PERSONAL LEGISLATIVE AGENDA

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I have attached the document and resources needed to complete it 

For this Assignment, you will create a Personal Legislative Agenda in which you will detail your strategy for moving your policy through the legislative process. 

PLEASE INCLUDE APA FORMAT AND REFERENCES

TO PREPARE

· Review the Personal Legislative Agenda and Action Plan Exemplar to demonstrate how you will construct your Personal Legislative Agenda for the state and federal proposed legislation.  

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· Review the Personal Legislative Agenda and Action Plan Exemplar to determine which approach might work best for advancing your policy initiatives at various stages of the legislative process. 

THE ASSIGNMENT:

Submit a Personal Legislative Agenda detailing your strategy for moving your policy through the legislative process, using the Personal Legislative and Agenda and Action Plan Exemplar as your template. 

In your Personal Legislative Agenda, choose from the strategies provided in Advocacy Toolkit resource that best suite moving your policies forward. Be sure to connect the strategies to the appropriate sections of the policy model you selected in Module 2.

Advocacy toolkit resource:

https://www.phnurse.org/assets/docs/APHN%20Public%20Health%20Policy%20Advocacy%20Guidebook%20and%20Toolkit%20_May%202021.pdf

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Personal Legislative Agenda & Action Plan

(Student’s Name)

Context: I am a Family Nurse Practitioner and volunteer two afternoons a week at a free primary healthcare clinic in South Florida. The majority of our families are Latino or Haitian immigrants, and most of the children have at least one undocumented immigrant parent. None of the families have health insurance, many suffer chronic conditions (such as, asthma, diabetes, and HTN), and their only source for medication is from the clinic.

Problem: The fear of deportation, incarceration, and/or family separation discourages undocumented immigrant families from seeking healthcare until the symptoms are so severe, they can no longer be ignored. There are very few specialists who will accept our referrals; those who do have long wait times for appointments or are too far away for most of our families. Access to affordable health insurance and comprehensive healthcare services are desperately needed for undocumented immigrant families in South Florida and across America.

Proposed State Legislation: HB 135/SB 640: Florida Kidcare Program Eligibility

My position: Support Oppose Amend Watch

Proposed Federal Legislation: H.R.3149/S.1660: HEAL for Immigrant Families Act of 2021

My position: Support Oppose Amend Watch

Proposed Legislation

Summary/

Description

Process &

Update

My Advocacy Actions

Current

Status

of Proposed Legislation

Next Steps

State: HB 135/SB 640: Florida Kidcare Program Eligibility

Increases income eligibility threshold for coverage under Florida Kidcare program; excludes undocumented immigrant children from eligibility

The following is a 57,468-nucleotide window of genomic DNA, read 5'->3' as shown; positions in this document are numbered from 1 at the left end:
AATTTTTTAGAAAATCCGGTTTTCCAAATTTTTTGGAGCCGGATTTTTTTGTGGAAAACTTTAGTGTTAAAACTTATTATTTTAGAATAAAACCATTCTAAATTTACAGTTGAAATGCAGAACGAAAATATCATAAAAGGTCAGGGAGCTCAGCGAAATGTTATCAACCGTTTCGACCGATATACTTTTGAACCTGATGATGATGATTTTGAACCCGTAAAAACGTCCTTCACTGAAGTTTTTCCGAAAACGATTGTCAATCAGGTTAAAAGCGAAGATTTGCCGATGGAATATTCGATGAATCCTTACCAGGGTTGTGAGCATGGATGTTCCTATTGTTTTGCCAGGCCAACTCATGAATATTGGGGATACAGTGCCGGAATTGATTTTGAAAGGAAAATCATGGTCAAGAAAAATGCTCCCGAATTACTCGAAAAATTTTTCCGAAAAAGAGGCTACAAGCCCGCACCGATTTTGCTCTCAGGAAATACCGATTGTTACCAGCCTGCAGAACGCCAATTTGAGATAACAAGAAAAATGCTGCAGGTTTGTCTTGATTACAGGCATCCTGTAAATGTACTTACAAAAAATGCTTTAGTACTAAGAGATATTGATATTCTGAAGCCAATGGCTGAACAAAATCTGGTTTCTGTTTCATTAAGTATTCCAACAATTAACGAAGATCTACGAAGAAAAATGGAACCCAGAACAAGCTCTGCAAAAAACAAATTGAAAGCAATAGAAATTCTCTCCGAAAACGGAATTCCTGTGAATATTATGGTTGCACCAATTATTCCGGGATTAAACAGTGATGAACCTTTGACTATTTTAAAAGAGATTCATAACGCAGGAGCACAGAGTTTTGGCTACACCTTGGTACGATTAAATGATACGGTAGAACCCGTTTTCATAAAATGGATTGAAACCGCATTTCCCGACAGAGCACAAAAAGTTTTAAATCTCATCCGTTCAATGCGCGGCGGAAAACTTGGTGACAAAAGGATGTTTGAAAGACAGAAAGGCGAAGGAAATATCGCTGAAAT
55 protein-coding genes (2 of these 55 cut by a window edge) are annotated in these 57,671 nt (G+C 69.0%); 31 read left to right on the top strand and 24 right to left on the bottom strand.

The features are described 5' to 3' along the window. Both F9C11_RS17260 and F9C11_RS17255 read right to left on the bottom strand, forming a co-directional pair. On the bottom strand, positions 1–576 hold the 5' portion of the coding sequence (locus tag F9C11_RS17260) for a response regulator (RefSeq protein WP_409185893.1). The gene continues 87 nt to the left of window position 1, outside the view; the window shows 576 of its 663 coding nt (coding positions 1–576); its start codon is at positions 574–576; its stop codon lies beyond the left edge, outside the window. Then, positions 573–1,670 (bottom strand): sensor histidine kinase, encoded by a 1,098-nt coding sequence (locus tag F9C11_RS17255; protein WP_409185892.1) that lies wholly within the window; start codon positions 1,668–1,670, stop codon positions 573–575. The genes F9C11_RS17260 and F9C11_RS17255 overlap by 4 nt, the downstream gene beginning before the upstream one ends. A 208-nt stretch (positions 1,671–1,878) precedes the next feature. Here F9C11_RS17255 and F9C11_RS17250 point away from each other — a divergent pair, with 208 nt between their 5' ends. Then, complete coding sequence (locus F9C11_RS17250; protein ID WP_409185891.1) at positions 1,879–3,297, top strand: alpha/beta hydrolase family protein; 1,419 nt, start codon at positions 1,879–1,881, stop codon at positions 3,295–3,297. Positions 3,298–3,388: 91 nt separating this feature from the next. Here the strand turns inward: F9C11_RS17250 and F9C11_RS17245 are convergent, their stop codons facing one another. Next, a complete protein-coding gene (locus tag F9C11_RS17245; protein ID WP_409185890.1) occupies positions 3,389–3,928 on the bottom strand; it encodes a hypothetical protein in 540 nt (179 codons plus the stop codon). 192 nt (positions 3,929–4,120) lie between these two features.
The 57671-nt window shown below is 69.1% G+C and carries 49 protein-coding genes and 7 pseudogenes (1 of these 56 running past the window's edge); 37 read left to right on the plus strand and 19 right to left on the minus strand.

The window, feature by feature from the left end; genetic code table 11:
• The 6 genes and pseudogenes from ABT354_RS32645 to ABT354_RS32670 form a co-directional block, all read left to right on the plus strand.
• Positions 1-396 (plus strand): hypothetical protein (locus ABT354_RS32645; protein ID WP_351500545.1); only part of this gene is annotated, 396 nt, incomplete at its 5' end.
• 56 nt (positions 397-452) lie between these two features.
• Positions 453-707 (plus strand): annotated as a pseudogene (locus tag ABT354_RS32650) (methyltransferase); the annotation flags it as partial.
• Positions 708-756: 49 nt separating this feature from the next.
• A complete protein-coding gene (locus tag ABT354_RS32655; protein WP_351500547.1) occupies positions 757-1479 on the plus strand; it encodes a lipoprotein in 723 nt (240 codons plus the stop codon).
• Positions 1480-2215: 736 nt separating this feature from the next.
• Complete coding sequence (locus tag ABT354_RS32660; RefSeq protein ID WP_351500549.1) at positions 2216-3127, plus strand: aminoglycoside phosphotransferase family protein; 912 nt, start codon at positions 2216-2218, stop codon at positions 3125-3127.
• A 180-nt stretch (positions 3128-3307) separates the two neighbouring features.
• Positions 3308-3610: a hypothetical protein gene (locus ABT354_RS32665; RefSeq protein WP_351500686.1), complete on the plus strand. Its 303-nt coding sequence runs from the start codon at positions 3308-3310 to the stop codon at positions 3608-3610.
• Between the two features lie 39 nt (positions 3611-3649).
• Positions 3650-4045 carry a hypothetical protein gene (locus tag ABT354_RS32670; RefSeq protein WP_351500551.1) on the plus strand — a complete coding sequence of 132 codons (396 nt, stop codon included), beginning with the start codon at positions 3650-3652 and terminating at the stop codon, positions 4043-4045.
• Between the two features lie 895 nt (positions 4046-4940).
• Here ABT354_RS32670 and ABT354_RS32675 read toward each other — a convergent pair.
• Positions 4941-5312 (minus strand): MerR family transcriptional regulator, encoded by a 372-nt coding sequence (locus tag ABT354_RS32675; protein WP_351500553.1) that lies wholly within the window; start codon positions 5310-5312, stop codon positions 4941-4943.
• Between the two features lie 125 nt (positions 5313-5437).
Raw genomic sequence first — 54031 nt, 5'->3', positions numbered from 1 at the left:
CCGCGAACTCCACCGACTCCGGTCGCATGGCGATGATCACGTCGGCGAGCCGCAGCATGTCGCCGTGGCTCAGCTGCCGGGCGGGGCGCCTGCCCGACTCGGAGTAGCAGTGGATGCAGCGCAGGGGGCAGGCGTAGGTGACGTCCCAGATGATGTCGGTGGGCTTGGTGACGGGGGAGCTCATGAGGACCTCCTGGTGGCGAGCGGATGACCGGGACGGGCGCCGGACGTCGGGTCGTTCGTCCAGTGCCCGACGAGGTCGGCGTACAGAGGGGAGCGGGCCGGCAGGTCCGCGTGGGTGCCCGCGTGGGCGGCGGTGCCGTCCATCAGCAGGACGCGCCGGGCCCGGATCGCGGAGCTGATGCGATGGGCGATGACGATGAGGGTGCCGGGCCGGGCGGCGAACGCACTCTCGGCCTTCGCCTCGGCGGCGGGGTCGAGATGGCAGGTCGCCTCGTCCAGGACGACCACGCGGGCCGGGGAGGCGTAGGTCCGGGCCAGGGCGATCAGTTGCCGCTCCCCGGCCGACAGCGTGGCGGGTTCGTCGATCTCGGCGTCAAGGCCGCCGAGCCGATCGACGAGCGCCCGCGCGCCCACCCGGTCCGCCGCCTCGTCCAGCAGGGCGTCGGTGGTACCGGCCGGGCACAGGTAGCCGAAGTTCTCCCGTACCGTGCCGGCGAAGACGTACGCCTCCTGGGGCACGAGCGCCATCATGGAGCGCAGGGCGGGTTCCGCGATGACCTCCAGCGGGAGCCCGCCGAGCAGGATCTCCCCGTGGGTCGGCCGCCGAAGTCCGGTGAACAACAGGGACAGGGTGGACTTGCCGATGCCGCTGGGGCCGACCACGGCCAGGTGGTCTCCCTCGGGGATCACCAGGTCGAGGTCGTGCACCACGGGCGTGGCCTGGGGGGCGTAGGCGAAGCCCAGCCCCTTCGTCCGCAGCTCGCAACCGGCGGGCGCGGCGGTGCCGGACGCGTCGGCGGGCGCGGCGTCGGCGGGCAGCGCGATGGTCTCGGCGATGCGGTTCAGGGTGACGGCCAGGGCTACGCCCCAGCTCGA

9/20/21: HB Filed

10/26/21: SB Filed

9/29/21: HB

referred to Finance & Facilities Subcommittee; Healthcare Appropriations Subcommittee; and Health & Human Services Committee.

11/16/21: S 640 referred to Health Policy; Appropriations Subcommittee on Health; and Human Services; Appropriations.

Sent email thanking Representative Bartleman and Senator Hooper for sponsoring and introducing the legislation. Neither are from my district, so I wrote as a member of the Florida Association of Nurse Practitioners (FANP).

After reviewing the bill co-sponsors, I saw that my elected officials were not listed. Sent an email to my district legislators, Representative Joseph and Senator Pizzo to encourage them to co-sponsor the bill.

Signed up with Florida Senate Tracker to receive legislative updates on the status of the House and Senate bills.

Wrote a 250-word editorial for the Miami Herald praising the bill and pointing out the need to include undocumented children. It was published on 11/10/21.

I talked with co-workers at the clinic about the legislation, of which most were unaware. I was able to provide more information to those who were interested in taking action.

I’m a member of the county’s Women’s Democratic Club and talked about the legislation at our monthly meeting.

Neither of my elected legislators sit on any of these committees. I worked with FANP and Catholic Charities Immigration & Refugee Services to develop testimony about my experiences with undocumented immigrant families and children in South Florida; and worked collaboratively to develop a fact sheet comparing the health of immigrant and nonimmigrant children in Florida. Both were presented by organization lobbyists at the Health Policy Committee hearing for the Senate bill, with a request to amend the legislation to include undocumented immigrant children.

1/5/22: HB 135 was withdrawn.

3/14/22: SB 640 died in Health Policy.

Send thank you emails (as a member of FANP) to all sponsors and co-sponsors of the House and Senate bill.

I am on the Legislative Action Committee for FANP. Plan to attend meeting at the end of the session with our lobbyist to determine why the bill failed in two committees.

Work with FANP, Catholic Charities, and the bill’s legislative sponsors to research opposition to the bill and determine future plans to reintroduce a revised version.

Suggest to FANP that, moving forward, we consider forming a coalition with other nursing organizations, safety-net providers, and immigrant advocacy organizations. This would give us more resources, broader support across the state, and a more developed grassroots presence.

Federal: H.R.3149/S.1660: HEAL for Immigrant Families Act of 2021

Eliminates the 5-year wait for immigrants to enroll in Medicaid and Children's Health Insurance Program coverage; excludes undocumented children and families from eligibility

5/12/21: HR filed 5/13/21: HR referred to Subcommittee on Health

5/17/21: S filed and referred to Committee on Finance.

Sent email thanking Representative Jayapal and Senator Booker for sponsoring and introducing the legislation. Neither are from my district, so I wrote as a member of the ANA and the American Association of Nurse Practitioners (AANP).

After reviewing the 90 co-sponsors in the House and 11 co-sponsors in the Senate, I saw that my elected officials were not listed. I used GovTrack.us to send an email to my congressmen, Representative Salazar and Senator Rubio encouraging them to co-sponsor the bill; there are no Republican co-sponsors in the House or the Senate.